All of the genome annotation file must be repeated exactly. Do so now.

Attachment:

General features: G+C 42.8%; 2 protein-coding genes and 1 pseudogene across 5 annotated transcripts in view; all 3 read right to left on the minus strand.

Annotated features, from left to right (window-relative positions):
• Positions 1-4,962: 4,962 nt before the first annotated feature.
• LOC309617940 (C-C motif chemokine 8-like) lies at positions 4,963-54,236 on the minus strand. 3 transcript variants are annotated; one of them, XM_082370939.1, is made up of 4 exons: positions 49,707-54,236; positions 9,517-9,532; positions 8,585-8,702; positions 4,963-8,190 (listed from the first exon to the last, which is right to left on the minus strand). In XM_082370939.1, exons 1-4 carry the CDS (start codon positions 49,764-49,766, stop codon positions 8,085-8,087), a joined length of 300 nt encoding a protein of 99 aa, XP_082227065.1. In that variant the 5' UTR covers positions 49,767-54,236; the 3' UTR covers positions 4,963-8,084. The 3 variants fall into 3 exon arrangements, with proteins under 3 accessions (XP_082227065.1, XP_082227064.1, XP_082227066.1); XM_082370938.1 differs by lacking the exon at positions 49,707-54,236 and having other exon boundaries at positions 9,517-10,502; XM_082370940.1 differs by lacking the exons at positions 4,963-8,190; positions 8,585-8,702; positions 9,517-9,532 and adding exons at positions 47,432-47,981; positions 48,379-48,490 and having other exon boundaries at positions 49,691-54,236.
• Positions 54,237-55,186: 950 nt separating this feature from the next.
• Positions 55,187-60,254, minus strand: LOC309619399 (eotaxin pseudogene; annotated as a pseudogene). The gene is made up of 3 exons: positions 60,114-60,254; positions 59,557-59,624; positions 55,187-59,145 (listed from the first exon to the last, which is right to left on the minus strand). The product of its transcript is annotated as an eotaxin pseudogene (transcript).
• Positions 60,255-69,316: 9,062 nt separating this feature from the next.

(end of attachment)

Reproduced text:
General features: G+C 42.8%; 2 protein-coding genes and 1 pseudogene across 5 annotated transcripts in view; all 3 read right to left on the minus strand.

Annotated features, from left to right (window-relative positions):
• Positions 1-4,962: 4,962 nt before the first annotated feature.
• LOC309617940 (C-C motif chemokine 8-like) lies at positions 4,963-54,236 on the minus strand. 3 transcript variants are annotated; one of them, XM_082370939.1, is made up of 4 exons: positions 49,707-54,236; positions 9,517-9,532; positions 8,585-8,702; positions 4,963-8,190 (listed from the first exon to the last, which is right to left on the minus strand). In XM_082370939.1, exons 1-4 carry the CDS (start codon positions 49,764-49,766, stop codon positions 8,085-8,087), a joined length of 300 nt encoding a protein of 99 aa, XP_082227065.1. In that variant the 5' UTR covers positions 49,767-54,236; the 3' UTR covers positions 4,963-8,084. The 3 variants fall into 3 exon arrangements, with proteins under 3 accessions (XP_082227065.1, XP_082227064.1, XP_082227066.1); XM_082370938.1 differs by lacking the exon at positions 49,707-54,236 and having other exon boundaries at positions 9,517-10,502; XM_082370940.1 differs by lacking the exons at positions 4,963-8,190; positions 8,585-8,702; positions 9,517-9,532 and adding exons at positions 47,432-47,981; positions 48,379-48,490 and having other exon boundaries at positions 49,691-54,236.
• Positions 54,237-55,186: 950 nt separating this feature from the next.
• Positions 55,187-60,254, minus strand: LOC309619399 (eotaxin pseudogene; annotated as a pseudogene). The gene is made up of 3 exons: positions 60,114-60,254; positions 59,557-59,624; positions 55,187-59,145 (listed from the first exon to the last, which is right to left on the minus strand). The product of its transcript is annotated as an eotaxin pseudogene (transcript).
• Positions 60,255-69,316: 9,062 nt separating this feature from the next.